The Wall Street Journal recently reported that the deviation between the two and 10-year yields is shrinking as the two-year yield continues to rise, flattening the gap between the yields. It shouldn’t be that way. Usually, an inverted yield curve is a sign for future recessions. The stock market sees this as a lack of confidence in the U.S. state of mind –– there’s not a lot of faith in the short-term future of the economy. 

So, what does this all mean? When these two-year yields start to invert, on the average, a recession will take place about 12 months from that time. We’re nearing that time now. 

A recession will probably be in our future, but it does not mean that it will be the end of the world or even be deep. We have a feeling that it will be short and fast, just a quick break for the economy to catch its breath. We might not even feel the weight of its presence until the new GDP numbers are published. 

We understand that all the talk about recession can be panic inducing. But we’re here to keep an eye on the numbers and watch how everything develops. 

The IRS tax refund amount exceeds last year’s with a month still left to go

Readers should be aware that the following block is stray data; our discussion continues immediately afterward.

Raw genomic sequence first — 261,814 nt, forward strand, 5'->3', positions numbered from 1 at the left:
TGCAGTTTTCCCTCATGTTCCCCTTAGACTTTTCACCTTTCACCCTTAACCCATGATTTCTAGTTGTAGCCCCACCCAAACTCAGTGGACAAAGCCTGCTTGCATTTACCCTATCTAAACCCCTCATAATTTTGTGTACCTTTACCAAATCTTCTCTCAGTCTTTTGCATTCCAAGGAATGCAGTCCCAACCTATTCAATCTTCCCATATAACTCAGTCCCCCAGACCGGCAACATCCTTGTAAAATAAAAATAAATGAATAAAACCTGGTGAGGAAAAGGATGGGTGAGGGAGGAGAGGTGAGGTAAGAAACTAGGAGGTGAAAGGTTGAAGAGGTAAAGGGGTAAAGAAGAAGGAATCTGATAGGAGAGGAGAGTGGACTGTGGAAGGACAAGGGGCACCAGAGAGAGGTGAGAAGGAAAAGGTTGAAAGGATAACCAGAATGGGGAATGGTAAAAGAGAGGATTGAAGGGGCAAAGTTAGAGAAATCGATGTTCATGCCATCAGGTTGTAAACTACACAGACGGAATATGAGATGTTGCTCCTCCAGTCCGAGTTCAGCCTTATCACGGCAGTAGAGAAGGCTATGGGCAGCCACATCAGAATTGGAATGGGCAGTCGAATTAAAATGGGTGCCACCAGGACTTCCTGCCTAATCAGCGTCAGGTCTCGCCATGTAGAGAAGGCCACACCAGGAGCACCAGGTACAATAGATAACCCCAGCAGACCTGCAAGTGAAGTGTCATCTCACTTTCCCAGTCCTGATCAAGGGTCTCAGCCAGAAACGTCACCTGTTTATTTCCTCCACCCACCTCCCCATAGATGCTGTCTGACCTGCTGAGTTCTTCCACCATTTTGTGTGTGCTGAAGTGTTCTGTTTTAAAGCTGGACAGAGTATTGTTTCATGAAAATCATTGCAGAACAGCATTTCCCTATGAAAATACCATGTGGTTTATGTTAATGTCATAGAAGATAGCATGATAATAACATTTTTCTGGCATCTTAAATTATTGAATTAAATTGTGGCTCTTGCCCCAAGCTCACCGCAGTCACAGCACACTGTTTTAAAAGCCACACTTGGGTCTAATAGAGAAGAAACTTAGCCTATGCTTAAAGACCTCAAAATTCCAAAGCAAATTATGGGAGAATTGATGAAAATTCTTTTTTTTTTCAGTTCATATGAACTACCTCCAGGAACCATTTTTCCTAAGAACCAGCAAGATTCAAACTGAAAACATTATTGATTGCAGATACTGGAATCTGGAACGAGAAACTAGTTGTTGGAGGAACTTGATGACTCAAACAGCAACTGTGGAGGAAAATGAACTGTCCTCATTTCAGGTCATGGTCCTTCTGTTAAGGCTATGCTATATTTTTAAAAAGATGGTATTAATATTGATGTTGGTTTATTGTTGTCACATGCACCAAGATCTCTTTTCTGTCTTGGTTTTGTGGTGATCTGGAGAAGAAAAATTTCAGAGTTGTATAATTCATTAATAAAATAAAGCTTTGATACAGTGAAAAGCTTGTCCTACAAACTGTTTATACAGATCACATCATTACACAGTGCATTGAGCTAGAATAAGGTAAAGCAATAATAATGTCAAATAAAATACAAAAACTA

This time of the year is always exciting… tax season. Fox Business recently reported that the IRS has sent out 45 million tax refunds so far. 

By March 11, the returns amounted to over $150 billion.  The average payment so far is $3,352 –– roughly 20 percent more than last year’s average. 

What conclusions can we draw from this? The IRS wants to increase its funding –– they’re going to spend money to make money basically. 

Much of the tax news right now is also sparking a bit of conversation about retirement planning. It’s important to note for future retirees that when you start planning, don’t expect for today’s tax rate to be your end all tax rate. 

Where we’re at right now is unsustainable. We’re tallying major deficits every year and continue to pile onto national debt. Taxes have to go up at some point soon, because it just looks like the government doesn’t want to cut its spending –– on either side of the table. 

When refund checks increase by 20 percent in just one year, it begs the question: where’s the money coming from? In brief, some of it is from higher wages or lump sum payments brought from the great resignation of 2021. But the bulk is from all of the government spending that’s pumping into the economy. 

So, these higher returns are much of the result of increased government spending –– which as a reminder, is one of the leading factors in the inflation crisis we’re in right now. All of this has an impact, and it’s going to be a long-term one. 

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Episode 31:
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Episode 47:
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Episode 63:
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Episode 79:
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Episode 95:
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Episode 111:
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Episode 127: